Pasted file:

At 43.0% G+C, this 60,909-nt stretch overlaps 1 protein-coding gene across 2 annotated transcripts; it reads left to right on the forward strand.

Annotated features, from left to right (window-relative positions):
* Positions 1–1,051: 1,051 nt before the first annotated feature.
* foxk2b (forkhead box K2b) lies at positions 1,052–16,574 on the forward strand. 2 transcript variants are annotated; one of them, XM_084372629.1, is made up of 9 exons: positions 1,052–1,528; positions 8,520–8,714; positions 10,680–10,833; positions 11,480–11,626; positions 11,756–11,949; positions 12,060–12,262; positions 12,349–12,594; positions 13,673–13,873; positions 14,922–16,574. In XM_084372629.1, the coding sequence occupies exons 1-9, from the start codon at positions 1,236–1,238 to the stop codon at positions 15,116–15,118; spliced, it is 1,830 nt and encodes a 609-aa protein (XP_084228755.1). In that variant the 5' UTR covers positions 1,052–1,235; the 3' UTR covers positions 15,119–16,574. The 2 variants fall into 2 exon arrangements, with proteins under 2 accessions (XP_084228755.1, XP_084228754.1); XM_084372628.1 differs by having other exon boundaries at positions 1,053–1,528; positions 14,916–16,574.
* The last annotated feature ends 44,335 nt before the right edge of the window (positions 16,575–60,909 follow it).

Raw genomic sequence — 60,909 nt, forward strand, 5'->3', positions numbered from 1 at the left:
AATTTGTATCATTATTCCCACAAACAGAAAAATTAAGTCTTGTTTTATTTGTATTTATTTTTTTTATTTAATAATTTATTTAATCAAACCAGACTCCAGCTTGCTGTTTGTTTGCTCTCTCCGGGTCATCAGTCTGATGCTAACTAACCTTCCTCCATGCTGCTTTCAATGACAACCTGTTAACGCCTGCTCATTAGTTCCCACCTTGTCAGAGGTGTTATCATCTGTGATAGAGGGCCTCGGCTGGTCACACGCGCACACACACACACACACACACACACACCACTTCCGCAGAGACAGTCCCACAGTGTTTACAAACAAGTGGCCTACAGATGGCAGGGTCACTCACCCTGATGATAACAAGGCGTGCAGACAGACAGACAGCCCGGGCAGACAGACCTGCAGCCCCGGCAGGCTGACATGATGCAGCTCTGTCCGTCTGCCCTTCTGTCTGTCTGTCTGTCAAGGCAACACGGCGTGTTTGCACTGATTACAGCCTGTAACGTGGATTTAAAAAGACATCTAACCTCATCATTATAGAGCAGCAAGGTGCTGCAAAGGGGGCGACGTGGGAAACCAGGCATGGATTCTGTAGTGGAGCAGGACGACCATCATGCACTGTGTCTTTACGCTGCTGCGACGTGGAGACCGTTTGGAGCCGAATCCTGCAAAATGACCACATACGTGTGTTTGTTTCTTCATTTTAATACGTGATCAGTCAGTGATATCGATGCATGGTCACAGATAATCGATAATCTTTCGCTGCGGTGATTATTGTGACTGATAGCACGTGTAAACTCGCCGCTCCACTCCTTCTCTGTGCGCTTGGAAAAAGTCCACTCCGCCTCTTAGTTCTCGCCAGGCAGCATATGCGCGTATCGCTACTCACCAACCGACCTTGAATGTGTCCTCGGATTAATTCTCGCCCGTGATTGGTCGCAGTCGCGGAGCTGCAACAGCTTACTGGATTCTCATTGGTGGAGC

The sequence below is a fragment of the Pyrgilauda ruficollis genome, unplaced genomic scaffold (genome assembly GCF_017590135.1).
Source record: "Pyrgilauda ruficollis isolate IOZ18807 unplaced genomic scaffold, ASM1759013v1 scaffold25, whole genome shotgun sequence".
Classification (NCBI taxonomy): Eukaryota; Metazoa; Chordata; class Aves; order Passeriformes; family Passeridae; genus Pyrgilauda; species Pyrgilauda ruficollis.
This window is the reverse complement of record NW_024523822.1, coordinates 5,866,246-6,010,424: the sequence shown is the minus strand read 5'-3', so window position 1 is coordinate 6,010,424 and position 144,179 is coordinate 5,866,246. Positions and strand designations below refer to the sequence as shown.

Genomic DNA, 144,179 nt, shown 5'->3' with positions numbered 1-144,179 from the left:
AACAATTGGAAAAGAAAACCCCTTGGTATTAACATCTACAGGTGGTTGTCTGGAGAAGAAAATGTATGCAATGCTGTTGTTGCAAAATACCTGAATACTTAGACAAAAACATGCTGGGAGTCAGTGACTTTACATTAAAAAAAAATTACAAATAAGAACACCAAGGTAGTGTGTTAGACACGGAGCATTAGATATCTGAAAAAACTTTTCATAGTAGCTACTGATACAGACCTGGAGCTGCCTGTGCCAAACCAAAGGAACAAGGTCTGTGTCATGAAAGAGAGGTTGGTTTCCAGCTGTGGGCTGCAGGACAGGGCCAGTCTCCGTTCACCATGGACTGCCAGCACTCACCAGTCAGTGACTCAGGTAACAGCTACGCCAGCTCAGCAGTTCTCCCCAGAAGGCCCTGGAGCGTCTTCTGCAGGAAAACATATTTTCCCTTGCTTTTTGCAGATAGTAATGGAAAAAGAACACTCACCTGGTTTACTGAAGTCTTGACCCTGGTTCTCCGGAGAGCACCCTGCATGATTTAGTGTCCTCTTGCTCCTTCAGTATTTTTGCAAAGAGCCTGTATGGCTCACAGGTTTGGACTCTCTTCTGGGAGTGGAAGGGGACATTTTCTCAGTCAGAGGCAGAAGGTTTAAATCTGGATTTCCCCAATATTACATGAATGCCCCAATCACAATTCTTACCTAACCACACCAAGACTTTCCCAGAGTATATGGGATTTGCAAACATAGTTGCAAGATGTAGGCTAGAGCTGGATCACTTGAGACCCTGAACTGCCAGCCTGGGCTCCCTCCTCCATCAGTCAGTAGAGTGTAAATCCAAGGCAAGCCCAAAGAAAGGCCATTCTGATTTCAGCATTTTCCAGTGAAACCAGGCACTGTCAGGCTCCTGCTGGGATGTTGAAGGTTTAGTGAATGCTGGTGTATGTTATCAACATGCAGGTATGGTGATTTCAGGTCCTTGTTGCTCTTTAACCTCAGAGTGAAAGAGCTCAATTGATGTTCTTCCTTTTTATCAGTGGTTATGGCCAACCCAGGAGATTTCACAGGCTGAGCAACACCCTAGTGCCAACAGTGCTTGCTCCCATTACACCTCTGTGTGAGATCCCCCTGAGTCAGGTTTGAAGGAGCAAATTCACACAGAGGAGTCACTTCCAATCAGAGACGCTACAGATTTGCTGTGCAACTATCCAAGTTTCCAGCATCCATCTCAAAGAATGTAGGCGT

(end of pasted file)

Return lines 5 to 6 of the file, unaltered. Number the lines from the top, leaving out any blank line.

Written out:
* The last annotated feature ends 44,335 nt before the right edge of the window (positions 16,575–60,909 follow it).

Raw genomic sequence — 60,909 nt, forward strand, 5'->3', positions numbered from 1 at the left: